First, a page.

Refresh of an old drill
Drills which utilize the Vision-Decision-Action cycle are valuable in preparing players to move beyond the diagram and learn how to succeed in the chaotic environment that a football play presents.
While at Notre Dame college, the #4 team in NCAA Division II in 2018, I saw a drill that had many components I liked.
The drill started with two players on offense and two on defense on the backs as illustrated in the diagram below.
I should note that I am not a fan of the one-on-one tackling drill with players starting on their backs. There are much better and safer ways to teach tackling as outlined in our Shoulder Tackle and Advanced Tackling Systems.
I would note that starting on players on their backs is not necessary to create the elements of a VDA drill. I would suggest starting players turned facing away from each other as a better alternative, especially at younger ages.
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Objective of the blocker
The blockers job is to dissect which defender is the most dangerous man to make the tackle first and block him. He should execute proper form in coming to balance, teeter to begin his uncoil, and fit his hands properly (bridge technique) while uncoiling his hips and finishing with the proper footwork. Proper technique should be applied and coached in this drill.
Objective of the defenders
The defender who is engaged by the blocker should use the proper mechanics of defeating the block. Like the offensive player he should come to balance, teeter, uncoil and strike with a pillar fit to shed the blocker. The unblocked defender is executing a proper run fit closing the distance and maintaining his leverage position on the ball carrier. The free defender is additionally challenged because the blocked defender can change his leverage. Think of the different scenarios: he is blocked out, he is blocked in, he defeats the block to either of those sides. In addition, the ball carrier gets a vote! He can technically run anywhere in the box so the defenders must always be aware for the radical cut and having to play one-on-one with him.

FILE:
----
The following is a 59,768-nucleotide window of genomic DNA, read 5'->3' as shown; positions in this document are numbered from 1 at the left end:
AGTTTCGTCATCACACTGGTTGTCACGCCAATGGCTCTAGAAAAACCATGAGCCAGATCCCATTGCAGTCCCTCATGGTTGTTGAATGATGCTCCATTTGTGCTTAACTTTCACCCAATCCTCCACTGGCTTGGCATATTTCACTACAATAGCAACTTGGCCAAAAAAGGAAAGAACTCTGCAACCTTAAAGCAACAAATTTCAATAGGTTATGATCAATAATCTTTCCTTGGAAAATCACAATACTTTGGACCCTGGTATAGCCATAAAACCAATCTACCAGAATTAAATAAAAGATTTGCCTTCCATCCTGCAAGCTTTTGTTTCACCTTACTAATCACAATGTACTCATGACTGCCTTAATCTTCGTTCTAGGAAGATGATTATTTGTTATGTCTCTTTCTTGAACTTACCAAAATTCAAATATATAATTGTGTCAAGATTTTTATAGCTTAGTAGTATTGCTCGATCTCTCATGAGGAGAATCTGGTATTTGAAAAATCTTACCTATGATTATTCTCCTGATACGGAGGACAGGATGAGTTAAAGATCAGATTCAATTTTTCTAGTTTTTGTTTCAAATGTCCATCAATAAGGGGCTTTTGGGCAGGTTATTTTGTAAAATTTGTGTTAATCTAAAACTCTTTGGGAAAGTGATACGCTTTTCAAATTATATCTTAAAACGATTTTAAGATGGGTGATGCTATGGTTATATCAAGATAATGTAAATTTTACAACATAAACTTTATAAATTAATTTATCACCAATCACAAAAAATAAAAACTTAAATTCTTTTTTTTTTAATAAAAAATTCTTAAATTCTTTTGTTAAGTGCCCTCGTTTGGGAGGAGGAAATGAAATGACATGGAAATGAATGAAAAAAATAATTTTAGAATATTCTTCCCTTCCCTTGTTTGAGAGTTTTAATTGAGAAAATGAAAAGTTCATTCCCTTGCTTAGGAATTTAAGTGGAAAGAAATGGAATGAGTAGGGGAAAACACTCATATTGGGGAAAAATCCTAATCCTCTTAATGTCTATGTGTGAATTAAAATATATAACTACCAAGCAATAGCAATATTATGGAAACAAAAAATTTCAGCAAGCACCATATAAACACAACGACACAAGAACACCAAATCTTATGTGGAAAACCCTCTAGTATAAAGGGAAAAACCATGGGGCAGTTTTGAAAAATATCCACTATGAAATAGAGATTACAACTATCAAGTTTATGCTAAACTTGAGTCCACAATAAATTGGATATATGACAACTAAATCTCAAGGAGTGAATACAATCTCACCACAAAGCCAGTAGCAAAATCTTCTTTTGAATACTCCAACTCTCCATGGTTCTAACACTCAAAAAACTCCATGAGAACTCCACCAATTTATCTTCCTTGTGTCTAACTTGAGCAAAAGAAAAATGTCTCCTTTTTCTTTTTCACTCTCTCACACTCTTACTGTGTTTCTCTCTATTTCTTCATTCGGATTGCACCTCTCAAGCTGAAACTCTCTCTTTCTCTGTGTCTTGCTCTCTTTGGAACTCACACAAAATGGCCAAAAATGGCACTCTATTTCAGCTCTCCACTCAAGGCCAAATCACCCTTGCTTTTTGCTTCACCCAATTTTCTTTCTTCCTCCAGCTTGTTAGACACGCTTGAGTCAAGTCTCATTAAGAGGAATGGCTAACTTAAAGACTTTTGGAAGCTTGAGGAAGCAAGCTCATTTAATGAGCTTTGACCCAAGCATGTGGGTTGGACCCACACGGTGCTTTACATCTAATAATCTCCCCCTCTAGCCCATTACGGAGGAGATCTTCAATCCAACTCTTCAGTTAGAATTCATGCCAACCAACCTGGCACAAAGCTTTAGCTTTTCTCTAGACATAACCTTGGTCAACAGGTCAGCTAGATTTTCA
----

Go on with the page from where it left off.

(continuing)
The ball carrier is pressing to his blocker and finding an attack point to run the ball. His fit into a lane should be based on the position leverage of the blocker. What makes this a great VDA drill is that in addition to reading the block, he also has to scan for the free defender.
Progression of the Drill
As mentioned, the drill can begin with players standing. The element of one of the players getting up quicker and all having to make the decision of what role/assignment they have is created by starting the defenders on their backs. I would not introduce the drill from players on the ground. A better alternative in teaching the progression and allowing quick decision making to develop would be to have a coach control the two defenders and have one defender designated by the coach (but unknown to the offense) to become the most dangerous man. At the youngest levels, I would start them facing each other with the designated MDM moving a step before the run fitter. Next I would turn the away from each other and making the vision and decision elements happen quicker. After the players begin to understand the purpose and flow of the drill, the coach can take that element away and allow the players to sort that out as they turn around and move. Finally, after becoming proficient with that variation, the element of starting on the ground can be added.
Drills involving quick decisions much like those that happen on the field develop players as decision makers and prepare them to perform in the chaotic game day environments that go beyond the diagrams we draw for them as coaches. As a coach placing emphasis on the technique performed is important as well. Proper form and technique makes for a safer play so always coach the technique. In these types of drills.
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